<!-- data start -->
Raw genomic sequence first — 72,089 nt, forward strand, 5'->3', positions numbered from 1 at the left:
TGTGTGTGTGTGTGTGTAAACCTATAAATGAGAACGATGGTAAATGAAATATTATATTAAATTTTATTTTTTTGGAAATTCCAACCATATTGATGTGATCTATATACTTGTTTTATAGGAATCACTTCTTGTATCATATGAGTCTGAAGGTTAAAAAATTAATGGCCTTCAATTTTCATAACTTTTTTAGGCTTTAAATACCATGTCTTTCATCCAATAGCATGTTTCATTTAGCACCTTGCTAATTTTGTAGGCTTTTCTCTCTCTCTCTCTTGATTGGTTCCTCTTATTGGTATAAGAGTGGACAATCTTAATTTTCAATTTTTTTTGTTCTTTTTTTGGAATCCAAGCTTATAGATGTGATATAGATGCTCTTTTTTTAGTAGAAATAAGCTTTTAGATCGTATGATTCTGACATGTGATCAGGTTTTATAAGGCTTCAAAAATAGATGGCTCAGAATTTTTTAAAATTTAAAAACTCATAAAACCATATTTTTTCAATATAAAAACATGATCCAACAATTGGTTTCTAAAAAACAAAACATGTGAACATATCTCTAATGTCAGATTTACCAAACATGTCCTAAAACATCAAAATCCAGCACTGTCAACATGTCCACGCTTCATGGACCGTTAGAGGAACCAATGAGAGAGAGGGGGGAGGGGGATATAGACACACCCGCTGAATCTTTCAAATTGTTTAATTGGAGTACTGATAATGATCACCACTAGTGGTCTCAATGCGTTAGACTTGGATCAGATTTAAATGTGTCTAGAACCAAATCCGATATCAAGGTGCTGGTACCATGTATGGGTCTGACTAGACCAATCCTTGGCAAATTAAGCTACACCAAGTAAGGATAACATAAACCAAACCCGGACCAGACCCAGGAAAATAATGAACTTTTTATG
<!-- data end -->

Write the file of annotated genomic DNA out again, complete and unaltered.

Raw genomic sequence first — 72,089 nt, forward strand, 5'->3', positions numbered from 1 at the left:
TGTGTGTGTGTGTGTGTAAACCTATAAATGAGAACGATGGTAAATGAAATATTATATTAAATTTTATTTTTTTGGAAATTCCAACCATATTGATGTGATCTATATACTTGTTTTATAGGAATCACTTCTTGTATCATATGAGTCTGAAGGTTAAAAAATTAATGGCCTTCAATTTTCATAACTTTTTTAGGCTTTAAATACCATGTCTTTCATCCAATAGCATGTTTCATTTAGCACCTTGCTAATTTTGTAGGCTTTTCTCTCTCTCTCTCTTGATTGGTTCCTCTTATTGGTATAAGAGTGGACAATCTTAATTTTCAATTTTTTTTGTTCTTTTTTTGGAATCCAAGCTTATAGATGTGATATAGATGCTCTTTTTTTAGTAGAAATAAGCTTTTAGATCGTATGATTCTGACATGTGATCAGGTTTTATAAGGCTTCAAAAATAGATGGCTCAGAATTTTTTAAAATTTAAAAACTCATAAAACCATATTTTTTCAATATAAAAACATGATCCAACAATTGGTTTCTAAAAAACAAAACATGTGAACATATCTCTAATGTCAGATTTACCAAACATGTCCTAAAACATCAAAATCCAGCACTGTCAACATGTCCACGCTTCATGGACCGTTAGAGGAACCAATGAGAGAGAGGGGGGAGGGGGATATAGACACACCCGCTGAATCTTTCAAATTGTTTAATTGGAGTACTGATAATGATCACCACTAGTGGTCTCAATGCGTTAGACTTGGATCAGATTTAAATGTGTCTAGAACCAAATCCGATATCAAGGTGCTGGTACCATGTATGGGTCTGACTAGACCAATCCTTGGCAAATTAAGCTACACCAAGTAAGGATAACATAAACCAAACCCGGACCAGACCCAGGAAAATAATGAACTTTTTATG